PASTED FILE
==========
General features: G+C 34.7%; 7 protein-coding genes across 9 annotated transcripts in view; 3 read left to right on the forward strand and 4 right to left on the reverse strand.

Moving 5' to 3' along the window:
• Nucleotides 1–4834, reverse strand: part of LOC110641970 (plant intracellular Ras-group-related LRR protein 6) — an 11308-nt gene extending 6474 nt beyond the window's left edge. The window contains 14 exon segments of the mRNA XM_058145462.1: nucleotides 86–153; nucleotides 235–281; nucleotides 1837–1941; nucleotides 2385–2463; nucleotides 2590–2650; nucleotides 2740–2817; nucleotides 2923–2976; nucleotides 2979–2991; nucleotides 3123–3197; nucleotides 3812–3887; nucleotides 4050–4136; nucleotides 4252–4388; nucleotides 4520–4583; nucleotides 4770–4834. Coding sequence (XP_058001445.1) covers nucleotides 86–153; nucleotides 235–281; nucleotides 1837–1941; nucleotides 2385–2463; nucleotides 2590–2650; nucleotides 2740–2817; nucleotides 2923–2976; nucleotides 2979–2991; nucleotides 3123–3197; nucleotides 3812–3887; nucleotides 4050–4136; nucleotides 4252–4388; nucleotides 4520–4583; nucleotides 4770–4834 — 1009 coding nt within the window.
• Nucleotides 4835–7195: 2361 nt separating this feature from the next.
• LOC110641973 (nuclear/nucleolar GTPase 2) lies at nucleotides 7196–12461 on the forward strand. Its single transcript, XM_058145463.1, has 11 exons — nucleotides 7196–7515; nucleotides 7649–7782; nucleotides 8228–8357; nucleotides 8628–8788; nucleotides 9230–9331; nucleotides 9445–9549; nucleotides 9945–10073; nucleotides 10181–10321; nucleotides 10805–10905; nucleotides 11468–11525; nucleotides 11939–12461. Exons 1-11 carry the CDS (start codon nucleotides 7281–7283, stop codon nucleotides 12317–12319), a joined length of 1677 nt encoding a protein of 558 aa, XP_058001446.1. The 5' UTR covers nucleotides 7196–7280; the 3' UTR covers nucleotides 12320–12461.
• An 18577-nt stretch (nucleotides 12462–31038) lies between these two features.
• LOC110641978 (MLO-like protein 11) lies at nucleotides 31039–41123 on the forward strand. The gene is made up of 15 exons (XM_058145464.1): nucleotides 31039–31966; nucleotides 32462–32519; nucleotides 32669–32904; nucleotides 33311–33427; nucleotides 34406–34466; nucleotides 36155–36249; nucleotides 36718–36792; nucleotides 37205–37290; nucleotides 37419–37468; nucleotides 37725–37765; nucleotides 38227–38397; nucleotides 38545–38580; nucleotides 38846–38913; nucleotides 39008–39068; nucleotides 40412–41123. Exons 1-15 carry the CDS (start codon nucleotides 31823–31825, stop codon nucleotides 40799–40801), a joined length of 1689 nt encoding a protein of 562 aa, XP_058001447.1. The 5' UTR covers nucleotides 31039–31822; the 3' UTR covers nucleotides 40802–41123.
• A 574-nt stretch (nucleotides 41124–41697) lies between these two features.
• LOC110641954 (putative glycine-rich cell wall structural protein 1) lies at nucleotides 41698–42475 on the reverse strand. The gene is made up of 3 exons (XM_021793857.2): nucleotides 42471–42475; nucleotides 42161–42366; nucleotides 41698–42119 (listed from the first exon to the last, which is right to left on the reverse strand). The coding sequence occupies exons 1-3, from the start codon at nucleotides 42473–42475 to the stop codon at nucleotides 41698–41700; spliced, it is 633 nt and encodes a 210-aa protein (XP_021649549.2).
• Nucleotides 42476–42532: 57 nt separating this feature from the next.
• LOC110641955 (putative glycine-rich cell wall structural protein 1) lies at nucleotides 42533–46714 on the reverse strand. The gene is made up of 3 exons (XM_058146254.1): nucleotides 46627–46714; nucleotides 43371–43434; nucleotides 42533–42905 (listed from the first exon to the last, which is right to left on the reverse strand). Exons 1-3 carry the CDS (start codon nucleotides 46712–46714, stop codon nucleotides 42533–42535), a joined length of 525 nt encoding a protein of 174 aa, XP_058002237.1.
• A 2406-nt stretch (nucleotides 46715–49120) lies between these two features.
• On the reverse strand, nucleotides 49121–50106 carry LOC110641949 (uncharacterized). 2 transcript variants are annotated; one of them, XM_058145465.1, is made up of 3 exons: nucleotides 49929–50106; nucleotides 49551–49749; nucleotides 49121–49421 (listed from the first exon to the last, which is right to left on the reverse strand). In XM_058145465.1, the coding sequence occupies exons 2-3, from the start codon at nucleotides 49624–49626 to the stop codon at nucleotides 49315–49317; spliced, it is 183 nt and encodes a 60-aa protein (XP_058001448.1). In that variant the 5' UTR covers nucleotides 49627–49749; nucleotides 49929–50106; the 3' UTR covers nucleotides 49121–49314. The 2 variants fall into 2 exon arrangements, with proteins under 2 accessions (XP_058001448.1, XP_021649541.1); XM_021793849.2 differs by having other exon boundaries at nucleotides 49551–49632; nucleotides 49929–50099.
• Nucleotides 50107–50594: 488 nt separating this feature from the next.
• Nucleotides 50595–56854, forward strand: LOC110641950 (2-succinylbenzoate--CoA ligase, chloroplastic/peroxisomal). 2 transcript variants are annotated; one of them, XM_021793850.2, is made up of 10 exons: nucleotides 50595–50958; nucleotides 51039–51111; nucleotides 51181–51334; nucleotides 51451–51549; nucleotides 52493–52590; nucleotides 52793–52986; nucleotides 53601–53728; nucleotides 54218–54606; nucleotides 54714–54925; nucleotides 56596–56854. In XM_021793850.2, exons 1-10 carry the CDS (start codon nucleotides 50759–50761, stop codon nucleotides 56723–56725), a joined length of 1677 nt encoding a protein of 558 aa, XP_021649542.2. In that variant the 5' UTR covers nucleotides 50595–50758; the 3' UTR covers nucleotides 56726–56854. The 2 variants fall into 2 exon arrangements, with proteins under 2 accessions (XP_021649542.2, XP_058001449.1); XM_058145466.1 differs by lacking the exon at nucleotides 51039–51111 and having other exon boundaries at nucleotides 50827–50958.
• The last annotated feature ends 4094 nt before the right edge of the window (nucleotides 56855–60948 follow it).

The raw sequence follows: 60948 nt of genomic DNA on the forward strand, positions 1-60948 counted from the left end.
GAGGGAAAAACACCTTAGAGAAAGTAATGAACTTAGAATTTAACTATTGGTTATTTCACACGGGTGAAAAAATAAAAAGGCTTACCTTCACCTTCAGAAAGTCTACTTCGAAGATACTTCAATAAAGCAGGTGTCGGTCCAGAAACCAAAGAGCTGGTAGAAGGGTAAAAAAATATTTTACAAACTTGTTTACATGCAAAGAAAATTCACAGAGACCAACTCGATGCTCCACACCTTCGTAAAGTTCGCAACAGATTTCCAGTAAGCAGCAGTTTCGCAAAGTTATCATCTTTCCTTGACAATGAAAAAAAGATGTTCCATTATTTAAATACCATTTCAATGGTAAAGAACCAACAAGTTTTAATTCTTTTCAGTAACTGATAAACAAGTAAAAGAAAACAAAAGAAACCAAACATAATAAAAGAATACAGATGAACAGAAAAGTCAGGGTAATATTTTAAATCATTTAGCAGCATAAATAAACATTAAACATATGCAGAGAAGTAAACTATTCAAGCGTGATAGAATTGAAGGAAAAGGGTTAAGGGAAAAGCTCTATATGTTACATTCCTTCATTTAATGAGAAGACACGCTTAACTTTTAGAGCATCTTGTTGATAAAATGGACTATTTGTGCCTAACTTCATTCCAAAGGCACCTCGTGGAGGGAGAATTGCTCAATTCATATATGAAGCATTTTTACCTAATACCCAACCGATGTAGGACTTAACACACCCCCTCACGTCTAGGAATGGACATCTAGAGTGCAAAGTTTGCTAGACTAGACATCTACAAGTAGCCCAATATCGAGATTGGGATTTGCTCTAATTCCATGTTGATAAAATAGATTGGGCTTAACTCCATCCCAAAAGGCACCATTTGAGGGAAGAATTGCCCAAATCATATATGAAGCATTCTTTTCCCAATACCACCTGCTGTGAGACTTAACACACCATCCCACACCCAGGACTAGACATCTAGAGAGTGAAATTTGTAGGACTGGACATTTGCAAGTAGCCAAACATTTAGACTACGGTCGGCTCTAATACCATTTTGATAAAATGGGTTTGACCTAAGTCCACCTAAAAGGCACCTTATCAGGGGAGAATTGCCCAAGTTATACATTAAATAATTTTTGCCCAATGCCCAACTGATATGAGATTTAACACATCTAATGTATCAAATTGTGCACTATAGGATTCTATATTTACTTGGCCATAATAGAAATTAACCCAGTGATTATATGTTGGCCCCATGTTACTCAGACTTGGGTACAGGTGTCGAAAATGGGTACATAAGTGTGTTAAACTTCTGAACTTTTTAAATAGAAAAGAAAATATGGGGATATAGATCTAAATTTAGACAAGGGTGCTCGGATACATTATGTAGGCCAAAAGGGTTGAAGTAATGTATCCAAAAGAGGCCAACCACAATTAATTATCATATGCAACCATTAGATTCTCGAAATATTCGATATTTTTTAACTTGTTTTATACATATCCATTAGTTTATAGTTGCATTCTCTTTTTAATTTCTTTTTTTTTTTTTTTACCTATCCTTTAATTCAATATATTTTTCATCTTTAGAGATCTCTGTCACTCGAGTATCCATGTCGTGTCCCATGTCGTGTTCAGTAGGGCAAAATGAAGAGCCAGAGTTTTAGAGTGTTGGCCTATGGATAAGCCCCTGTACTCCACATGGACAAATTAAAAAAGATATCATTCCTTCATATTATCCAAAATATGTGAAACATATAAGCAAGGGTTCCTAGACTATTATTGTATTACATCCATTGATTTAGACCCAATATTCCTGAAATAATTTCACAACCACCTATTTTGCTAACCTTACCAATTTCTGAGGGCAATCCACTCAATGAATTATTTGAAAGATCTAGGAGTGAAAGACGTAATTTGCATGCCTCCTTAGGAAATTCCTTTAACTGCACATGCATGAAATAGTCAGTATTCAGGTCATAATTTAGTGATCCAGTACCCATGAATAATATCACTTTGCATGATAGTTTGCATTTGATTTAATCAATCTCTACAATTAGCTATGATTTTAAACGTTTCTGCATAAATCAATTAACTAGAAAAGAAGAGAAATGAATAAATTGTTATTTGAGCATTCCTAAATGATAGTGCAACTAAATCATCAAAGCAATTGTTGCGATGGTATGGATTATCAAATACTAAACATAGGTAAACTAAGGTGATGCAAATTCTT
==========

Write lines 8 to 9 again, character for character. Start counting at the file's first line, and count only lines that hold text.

• A 574-nt stretch (nucleotides 41124–41697) lies between these two features.
• LOC110641954 (putative glycine-rich cell wall structural protein 1) lies at nucleotides 41698–42475 on the reverse strand. The gene is made up of 3 exons (XM_021793857.2): nucleotides 42471–42475; nucleotides 42161–42366; nucleotides 41698–42119 (listed from the first exon to the last, which is right to left on the reverse strand). The coding sequence occupies exons 1-3, from the start codon at nucleotides 42473–42475 to the stop codon at nucleotides 41698–41700; spliced, it is 633 nt and encodes a 210-aa protein (XP_021649549.2).